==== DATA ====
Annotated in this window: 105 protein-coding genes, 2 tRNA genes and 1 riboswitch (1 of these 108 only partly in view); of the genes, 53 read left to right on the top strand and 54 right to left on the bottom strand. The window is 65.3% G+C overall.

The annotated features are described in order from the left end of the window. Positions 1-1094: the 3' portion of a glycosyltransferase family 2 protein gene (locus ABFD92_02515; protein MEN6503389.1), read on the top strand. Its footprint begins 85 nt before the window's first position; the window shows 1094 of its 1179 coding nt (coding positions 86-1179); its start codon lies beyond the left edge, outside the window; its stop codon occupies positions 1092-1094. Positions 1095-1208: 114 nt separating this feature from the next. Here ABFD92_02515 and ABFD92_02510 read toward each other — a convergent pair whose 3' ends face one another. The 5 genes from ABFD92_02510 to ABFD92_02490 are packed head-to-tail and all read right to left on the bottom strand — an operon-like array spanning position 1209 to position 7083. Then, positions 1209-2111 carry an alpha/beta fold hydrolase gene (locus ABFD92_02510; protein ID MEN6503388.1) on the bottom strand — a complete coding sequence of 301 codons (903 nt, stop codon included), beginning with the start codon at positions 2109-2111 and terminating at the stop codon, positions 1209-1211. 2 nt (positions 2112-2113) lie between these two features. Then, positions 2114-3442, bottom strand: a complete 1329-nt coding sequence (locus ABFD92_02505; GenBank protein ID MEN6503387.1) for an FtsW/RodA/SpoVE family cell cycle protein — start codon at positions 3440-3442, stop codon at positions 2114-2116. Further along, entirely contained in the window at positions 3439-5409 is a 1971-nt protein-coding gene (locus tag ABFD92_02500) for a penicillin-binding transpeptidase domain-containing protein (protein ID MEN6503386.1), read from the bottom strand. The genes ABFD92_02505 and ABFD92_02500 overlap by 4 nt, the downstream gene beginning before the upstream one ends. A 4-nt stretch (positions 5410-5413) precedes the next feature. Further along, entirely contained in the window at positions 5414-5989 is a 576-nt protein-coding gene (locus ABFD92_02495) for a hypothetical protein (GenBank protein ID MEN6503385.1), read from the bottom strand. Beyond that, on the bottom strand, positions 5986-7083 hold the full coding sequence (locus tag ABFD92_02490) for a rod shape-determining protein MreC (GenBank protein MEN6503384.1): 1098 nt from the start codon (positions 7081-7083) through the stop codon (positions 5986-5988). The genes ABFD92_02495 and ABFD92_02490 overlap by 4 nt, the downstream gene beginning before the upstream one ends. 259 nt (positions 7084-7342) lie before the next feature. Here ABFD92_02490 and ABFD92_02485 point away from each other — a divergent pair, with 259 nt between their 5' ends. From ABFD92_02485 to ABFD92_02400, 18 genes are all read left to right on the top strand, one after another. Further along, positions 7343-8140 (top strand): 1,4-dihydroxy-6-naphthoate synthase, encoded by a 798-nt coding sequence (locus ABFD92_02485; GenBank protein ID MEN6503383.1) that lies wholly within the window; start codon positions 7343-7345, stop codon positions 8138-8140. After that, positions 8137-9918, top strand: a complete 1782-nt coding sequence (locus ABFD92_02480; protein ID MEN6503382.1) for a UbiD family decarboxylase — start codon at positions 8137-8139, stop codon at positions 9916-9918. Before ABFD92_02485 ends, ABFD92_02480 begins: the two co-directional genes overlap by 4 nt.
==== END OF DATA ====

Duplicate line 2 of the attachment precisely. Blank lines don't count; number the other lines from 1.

The annotated features are described in order from the left end of the window. Positions 1-1094: the 3' portion of a glycosyltransferase family 2 protein gene (locus ABFD92_02515; protein MEN6503389.1), read on the top strand. Its footprint begins 85 nt before the window's first position; the window shows 1094 of its 1179 coding nt (coding positions 86-1179); its start codon lies beyond the left edge, outside the window; its stop codon occupies positions 1092-1094. Positions 1095-1208: 114 nt separating this feature from the next. Here ABFD92_02515 and ABFD92_02510 read toward each other — a convergent pair whose 3' ends face one another. The 5 genes from ABFD92_02510 to ABFD92_02490 are packed head-to-tail and all read right to left on the bottom strand — an operon-like array spanning position 1209 to position 7083. Then, positions 1209-2111 carry an alpha/beta fold hydrolase gene (locus ABFD92_02510; protein ID MEN6503388.1) on the bottom strand — a complete coding sequence of 301 codons (903 nt, stop codon included), beginning with the start codon at positions 2109-2111 and terminating at the stop codon, positions 1209-1211. 2 nt (positions 2112-2113) lie between these two features. Then, positions 2114-3442, bottom strand: a complete 1329-nt coding sequence (locus ABFD92_02505; GenBank protein ID MEN6503387.1) for an FtsW/RodA/SpoVE family cell cycle protein — start codon at positions 3440-3442, stop codon at positions 2114-2116. Further along, entirely contained in the window at positions 3439-5409 is a 1971-nt protein-coding gene (locus tag ABFD92_02500) for a penicillin-binding transpeptidase domain-containing protein (protein ID MEN6503386.1), read from the bottom strand. The genes ABFD92_02505 and ABFD92_02500 overlap by 4 nt, the downstream gene beginning before the upstream one ends. A 4-nt stretch (positions 5410-5413) precedes the next feature. Further along, entirely contained in the window at positions 5414-5989 is a 576-nt protein-coding gene (locus ABFD92_02495) for a hypothetical protein (GenBank protein ID MEN6503385.1), read from the bottom strand. Beyond that, on the bottom strand, positions 5986-7083 hold the full coding sequence (locus tag ABFD92_02490) for a rod shape-determining protein MreC (GenBank protein MEN6503384.1): 1098 nt from the start codon (positions 7081-7083) through the stop codon (positions 5986-5988). The genes ABFD92_02495 and ABFD92_02490 overlap by 4 nt, the downstream gene beginning before the upstream one ends. 259 nt (positions 7084-7342) lie before the next feature. Here ABFD92_02490 and ABFD92_02485 point away from each other — a divergent pair, with 259 nt between their 5' ends. From ABFD92_02485 to ABFD92_02400, 18 genes are all read left to right on the top strand, one after another. Further along, positions 7343-8140 (top strand): 1,4-dihydroxy-6-naphthoate synthase, encoded by a 798-nt coding sequence (locus ABFD92_02485; GenBank protein ID MEN6503383.1) that lies wholly within the window; start codon positions 7343-7345, stop codon positions 8138-8140. After that, positions 8137-9918, top strand: a complete 1782-nt coding sequence (locus ABFD92_02480; protein ID MEN6503382.1) for a UbiD family decarboxylase — start codon at positions 8137-8139, stop codon at positions 9916-9918. Before ABFD92_02485 ends, ABFD92_02480 begins: the two co-directional genes overlap by 4 nt.